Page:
4 The Government Contractor significant accounting system or internal control deficiencies and an opportunity to respond to the audit report. Consideration of Applicable Auditing Concepts and Standards: One potentially important consideration in addressing a DCAA audit of the adequacy of a contractor s internal controls is whether the audit findings are consistent with the auditing concepts and standards applicable to DCAA. The March 2008 guidance states that it incorporates new GAGAS definitions and clarifies existing guidance related to reporting internal control deficiencies. March 2008 guidance at 1. It further states that the new GAGAS standards, which were issued in July 2007 and apply to DCAA, see DCAM (2010), are applicable to attestation engagements beginning on or after Jan. 1, March 2008 guidance at 1. Most of DCAA s work, including internal control audits, involves attestation engagements. See DCAM 2-101(d); see also DCAM (discussing types of attestation engagements). Chapter 6 of GAGAS in turn sets forth standards, such as reporting standards, for attestation engagements, including standards related to reporting deficiencies in internal control, fraud, illegal acts, [and] violations of provisions of contracts or grant agreements. Government Auditing Standards (GAO G) 6.31, available at For example, GAGAS 6.33 states, For attestation engagements, auditors should report, as applicable to the objectives of the engagement, and based upon the work performed, (1) significant deficiencies in internal control, identifying those considered to be material weaknesses; (2) all instances of fraud and illegal acts unless inconsequential; and (3) violations of provisions of contracts or grant agreements and abuse that could have a material effect on the subject matter of the engagement. (Emphasis added.) In addition, GAGAS 6.34 goes on to provide the following definitions of significant deficiency and material weakness : a. Significant deficiency: a deficiency in internal control, or combination of deficiencies, that adversely affects the entity s ability to initiate, authorize, record, process, or report data reliably in accordance with the applicable criteria or framework such that there is more than a remote likelihood that a misstatement of the subject matter that is more than inconsequential will not be prevented or detected. b. Material weakness: a significant deficiency or combination of significant deficiencies, that results in more than a remote likelihood that a material misstatement of the subject matter will not be prevented or detected. (Emphasis added.) As these provisions recognize, not all significant deficiencies are material weaknesses, and not all violations of contract provisions are material in their effect. In addition, the phrases more than remote and more than inconsequential in these definitions are especially important in determining whether a failure to accomplish a particular internal control objective rises to the level of a significant deficiency or a material weakness. GAGAS explains as follows: The term more than remote used in the definitions for significant deficiency and material weakness means at least reasonably possible. The following definitions apply: (1) Remote The chance of the future events occurring is slight. (2) Reasonably possible The chance of the future events or their occurrence is more than remote but less than likely. (3) Probable The future events are likely to occur. Id n.85 (emphasis added). More than inconsequential indicates an amount that is less than material, yet has significance. A misstatement is inconsequential if a reasonable person would conclude that the misstatement, either individually or when aggregated with other misstatements, would clearly be immaterial to the subject matter. If a reasonable person would not reach such a conclusion, that misstatement is more than inconsequential. Id n.86 (emphasis added). Finally, GAGAS also indicates that audit findings must be reasonable and not arbitrary. For example, GAGAS 1.03 states that GAGAS contain requirements and guidance to assist auditors in objectively acquiring and evaluating sufficient, appropriate evidence and reporting the results. Id. (emphasis added). Likewise, GAGAS 6.04 references the two American Institute of Certified Public Accountants field work standards for attestation engagements that are incorporated in GAGAS. The second of those standards states that [t]he practitioner [auditor] must obtain sufficient evidence to provide a reasonable basis for the 4 The Government Contractor 2010 Thomson Reuters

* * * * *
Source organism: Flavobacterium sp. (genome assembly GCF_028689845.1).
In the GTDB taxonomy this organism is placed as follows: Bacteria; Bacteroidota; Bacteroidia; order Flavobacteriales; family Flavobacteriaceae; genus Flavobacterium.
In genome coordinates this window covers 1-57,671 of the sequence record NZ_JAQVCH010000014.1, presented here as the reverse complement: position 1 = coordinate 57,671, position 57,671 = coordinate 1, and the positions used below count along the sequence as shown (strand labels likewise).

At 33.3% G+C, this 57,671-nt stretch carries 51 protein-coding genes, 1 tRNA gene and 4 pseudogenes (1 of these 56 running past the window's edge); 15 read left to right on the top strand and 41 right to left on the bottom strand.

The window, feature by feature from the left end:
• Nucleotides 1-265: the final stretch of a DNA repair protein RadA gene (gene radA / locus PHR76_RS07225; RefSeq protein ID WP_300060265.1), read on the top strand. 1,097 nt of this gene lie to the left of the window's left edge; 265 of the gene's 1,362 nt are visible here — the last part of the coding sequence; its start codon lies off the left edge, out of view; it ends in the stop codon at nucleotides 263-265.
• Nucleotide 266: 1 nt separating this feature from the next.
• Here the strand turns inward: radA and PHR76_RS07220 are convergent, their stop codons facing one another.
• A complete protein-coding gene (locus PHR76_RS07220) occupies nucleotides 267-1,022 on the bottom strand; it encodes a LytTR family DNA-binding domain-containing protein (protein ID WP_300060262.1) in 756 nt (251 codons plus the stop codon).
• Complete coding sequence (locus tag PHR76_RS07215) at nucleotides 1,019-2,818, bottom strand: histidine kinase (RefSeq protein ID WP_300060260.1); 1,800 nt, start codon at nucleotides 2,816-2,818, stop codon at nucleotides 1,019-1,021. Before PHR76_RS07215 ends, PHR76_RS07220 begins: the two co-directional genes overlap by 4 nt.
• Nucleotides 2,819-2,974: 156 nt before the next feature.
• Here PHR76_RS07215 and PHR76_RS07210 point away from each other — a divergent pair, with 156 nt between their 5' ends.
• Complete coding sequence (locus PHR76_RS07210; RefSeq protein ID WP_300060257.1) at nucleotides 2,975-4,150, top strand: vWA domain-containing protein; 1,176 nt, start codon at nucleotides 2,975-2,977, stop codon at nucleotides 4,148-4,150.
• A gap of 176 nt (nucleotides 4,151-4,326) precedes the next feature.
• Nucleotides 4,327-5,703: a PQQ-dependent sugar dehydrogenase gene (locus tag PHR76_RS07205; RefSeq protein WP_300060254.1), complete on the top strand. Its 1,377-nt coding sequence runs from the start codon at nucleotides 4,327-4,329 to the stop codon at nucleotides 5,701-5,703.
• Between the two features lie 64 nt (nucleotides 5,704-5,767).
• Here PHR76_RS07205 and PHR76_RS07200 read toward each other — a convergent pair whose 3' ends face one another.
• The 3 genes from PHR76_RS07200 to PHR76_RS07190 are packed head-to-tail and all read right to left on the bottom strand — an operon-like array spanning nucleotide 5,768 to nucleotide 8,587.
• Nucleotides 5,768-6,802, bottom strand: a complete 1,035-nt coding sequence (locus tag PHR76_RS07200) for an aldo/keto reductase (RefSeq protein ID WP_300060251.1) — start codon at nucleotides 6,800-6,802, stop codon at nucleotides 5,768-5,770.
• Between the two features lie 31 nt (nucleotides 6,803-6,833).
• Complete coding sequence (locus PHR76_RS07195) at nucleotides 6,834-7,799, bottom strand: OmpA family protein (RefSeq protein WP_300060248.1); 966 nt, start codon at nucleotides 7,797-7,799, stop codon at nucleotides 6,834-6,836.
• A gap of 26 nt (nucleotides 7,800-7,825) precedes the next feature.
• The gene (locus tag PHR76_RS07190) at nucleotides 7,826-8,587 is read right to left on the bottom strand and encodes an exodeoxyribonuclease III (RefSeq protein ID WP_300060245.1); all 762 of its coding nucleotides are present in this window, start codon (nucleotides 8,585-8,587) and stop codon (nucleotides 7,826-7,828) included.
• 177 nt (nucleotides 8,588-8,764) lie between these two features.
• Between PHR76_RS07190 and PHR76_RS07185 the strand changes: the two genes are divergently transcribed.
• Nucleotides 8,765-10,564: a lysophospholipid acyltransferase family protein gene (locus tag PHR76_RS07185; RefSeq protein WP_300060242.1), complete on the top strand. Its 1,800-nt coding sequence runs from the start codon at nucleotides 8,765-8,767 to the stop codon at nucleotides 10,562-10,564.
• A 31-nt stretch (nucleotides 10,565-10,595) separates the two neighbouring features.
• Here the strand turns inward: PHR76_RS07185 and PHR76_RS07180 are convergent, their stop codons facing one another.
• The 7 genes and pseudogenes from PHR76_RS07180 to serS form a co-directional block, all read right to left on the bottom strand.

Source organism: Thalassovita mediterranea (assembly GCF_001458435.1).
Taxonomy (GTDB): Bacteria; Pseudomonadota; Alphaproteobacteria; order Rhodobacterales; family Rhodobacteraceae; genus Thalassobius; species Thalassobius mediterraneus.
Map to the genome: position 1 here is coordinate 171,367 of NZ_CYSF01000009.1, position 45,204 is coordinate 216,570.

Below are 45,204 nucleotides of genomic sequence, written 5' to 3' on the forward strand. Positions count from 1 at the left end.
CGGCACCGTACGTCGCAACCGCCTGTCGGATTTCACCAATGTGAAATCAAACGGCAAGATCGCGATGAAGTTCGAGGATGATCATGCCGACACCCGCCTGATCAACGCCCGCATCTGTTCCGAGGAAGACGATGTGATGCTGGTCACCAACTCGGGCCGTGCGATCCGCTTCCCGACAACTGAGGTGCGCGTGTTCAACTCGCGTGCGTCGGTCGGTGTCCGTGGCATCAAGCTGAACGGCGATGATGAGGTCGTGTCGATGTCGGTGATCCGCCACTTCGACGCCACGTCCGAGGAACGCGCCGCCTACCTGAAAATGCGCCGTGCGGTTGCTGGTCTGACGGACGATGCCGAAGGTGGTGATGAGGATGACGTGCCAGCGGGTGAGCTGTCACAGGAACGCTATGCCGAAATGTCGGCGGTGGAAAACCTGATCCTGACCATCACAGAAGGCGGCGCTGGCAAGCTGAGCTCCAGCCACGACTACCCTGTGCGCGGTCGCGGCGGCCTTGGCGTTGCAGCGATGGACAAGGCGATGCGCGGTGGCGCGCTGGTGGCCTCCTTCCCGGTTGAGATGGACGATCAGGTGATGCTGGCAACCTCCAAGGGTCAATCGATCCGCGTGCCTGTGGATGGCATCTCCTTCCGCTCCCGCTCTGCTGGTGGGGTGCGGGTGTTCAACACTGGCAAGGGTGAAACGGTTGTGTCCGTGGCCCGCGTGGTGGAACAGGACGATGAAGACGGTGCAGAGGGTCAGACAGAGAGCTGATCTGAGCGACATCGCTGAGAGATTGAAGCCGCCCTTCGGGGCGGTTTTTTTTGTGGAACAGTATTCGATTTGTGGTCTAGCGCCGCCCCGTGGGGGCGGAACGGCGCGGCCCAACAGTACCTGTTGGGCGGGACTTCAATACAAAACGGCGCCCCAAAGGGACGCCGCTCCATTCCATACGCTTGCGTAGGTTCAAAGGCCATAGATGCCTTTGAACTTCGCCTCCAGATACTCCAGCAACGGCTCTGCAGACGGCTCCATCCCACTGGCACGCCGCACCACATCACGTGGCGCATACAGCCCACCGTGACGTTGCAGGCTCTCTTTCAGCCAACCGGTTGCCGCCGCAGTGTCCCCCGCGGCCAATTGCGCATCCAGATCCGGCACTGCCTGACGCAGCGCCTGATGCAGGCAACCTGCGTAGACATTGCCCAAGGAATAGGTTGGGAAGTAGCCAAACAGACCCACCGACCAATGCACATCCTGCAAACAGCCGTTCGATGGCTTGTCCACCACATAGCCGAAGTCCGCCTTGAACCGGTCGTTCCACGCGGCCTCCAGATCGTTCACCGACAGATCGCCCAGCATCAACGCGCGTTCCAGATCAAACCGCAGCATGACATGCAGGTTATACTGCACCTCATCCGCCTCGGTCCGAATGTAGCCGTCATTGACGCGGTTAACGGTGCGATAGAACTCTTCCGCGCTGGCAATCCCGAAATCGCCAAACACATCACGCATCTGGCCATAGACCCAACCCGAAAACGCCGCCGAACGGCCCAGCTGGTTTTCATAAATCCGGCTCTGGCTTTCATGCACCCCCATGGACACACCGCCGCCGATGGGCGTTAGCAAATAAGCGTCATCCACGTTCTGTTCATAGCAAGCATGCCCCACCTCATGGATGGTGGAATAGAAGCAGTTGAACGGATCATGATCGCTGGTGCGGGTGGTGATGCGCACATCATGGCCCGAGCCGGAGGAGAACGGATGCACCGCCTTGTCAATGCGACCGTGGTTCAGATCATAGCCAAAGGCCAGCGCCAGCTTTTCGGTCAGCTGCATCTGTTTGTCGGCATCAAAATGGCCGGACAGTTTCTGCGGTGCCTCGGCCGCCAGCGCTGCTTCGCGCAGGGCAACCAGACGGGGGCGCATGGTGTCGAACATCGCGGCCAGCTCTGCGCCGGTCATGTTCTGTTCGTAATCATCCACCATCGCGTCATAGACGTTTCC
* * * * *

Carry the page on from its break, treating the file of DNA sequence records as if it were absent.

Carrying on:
5 Vol. 52, No. 33 /September 1, 2010 conclusion that is expressed in the report. GAGAS 6.04(b) (alteration in original). See also GAGAS 6.34 n.85 (which provides that determinations of whether there is more than a remote likelihood that a misstatement will be more than inconsequential are to be made objectively based on a reasonable person standard). Additionally, and importantly, GAGAS 6.43 states, Auditors should place their findings in perspective by describing the nature and extent of the issues being reported and the extent of the work performed that resulted in the finding. To give the reader a basis for judging the prevalence and consequences of these findings, auditors should, as applicable, relate the instances identified to the population or the number of cases examined and quantify the results in terms of dollar value or other measures, as appropriate. If the results cannot be projected, auditors should limit their conclusions appropriately. (Emphasis added.) As written, there is a significant risk that the December 2008 audit guidance will be interpreted and applied in a manner that is not consistent with these auditing concepts and standards. First, the December 2008 audit guidance appears to equate significant deficiencies with material weaknesses. However, as discussed above, that is not the case under applicable auditing standards because they involve different considerations and judgments. Second, the December 2008 audit guidance does not meaningfully address considerations of materiality and likelihood embedded in the GAGAS definitions of significant deficiency and material weakness. As noted above, the December 2008 audit guidance appears to assume that any failure to accomplish an internal control objective will be reported as a significant deficiency/material weakness without regard to the actual or potential significance of the cost impact. As such, it fails to give effect to the GAGAS requirements that a significant deficiency involve a matter or amount that, although possibly less than material, has significance, and that a material weakness requires consideration and determination (and not a presumption) of materiality. For example, as written, the December 2008 audit guidance could be interpreted as assuming that a failure to meet a control objective is a significant deficiency or material weakness without the auditor having to make a caseby-case assessment of its significance or materiality, respectively. Similarly, the December 2008 audit guidance does not adequately reflect consideration of the likelihood that unallowable costs will be charged to the Government. As noted above, GAGAS 6.34 n.85 defines remote as [t]he chance of the future events occurring is slight, and defines reasonable possibility as [t]he chance of the future events or their occurrence is more than remote but less than likely. These concepts are part of the definitions of significant deficiency and material weakness and are important in understanding the risks associated with a deficiency or weakness in a contractor s internal control system. Insofar as the December 2008 audit guidance provides that the audit report is to include an opinion that an internal control system is inadequate whenever the auditor finds a significant deficiency or material weakness in a contractor s internal controls, it puts contractors at risk of suspension of a percentage of progress payments or reimbursement of costs even if the chance that unallowable costs would be charged to the Government, although more than slight, is still less than likely. It compounds this problem by providing that failure to accomplish any control objective should be reported as a significant deficiency/material weakness, even if it does not have a direct relationship to charging costs to Government contracts. Third, as the discussion above indicates, an audit process that does not adequately consider likelihood and materiality (e.g., provides that failure to accomplish any internal control objective, even if it does not have a direct relationship to charging costs to Government contracts, should be reported as a significant deficiency/material weakness and then recommends disapproval of costs or suspension of payments) is inconsistent with GAGAS requirements that audit findings must be supported by sufficient evidence to provide a reasonable basis for the auditor s conclusions and that auditors put their findings in perspective. See GAGAS 6.04(b), It also fails to give effect to the GAGAS requirement that auditors consider whether they can reasonably project the results of their audit testing, and, if they cannot, limit their conclusions accordingly. See id Corrective Action: In addition to addressing the internal control issues on the merits, contractors should, if appropriate, consider developing and implementing a corrective action plan to address alleged significant deficiencies or material weaknesses in internal control systems identified in a DCAA audit (e.g., in a draft or The Government Contractor 2010 Thomson Reuters 5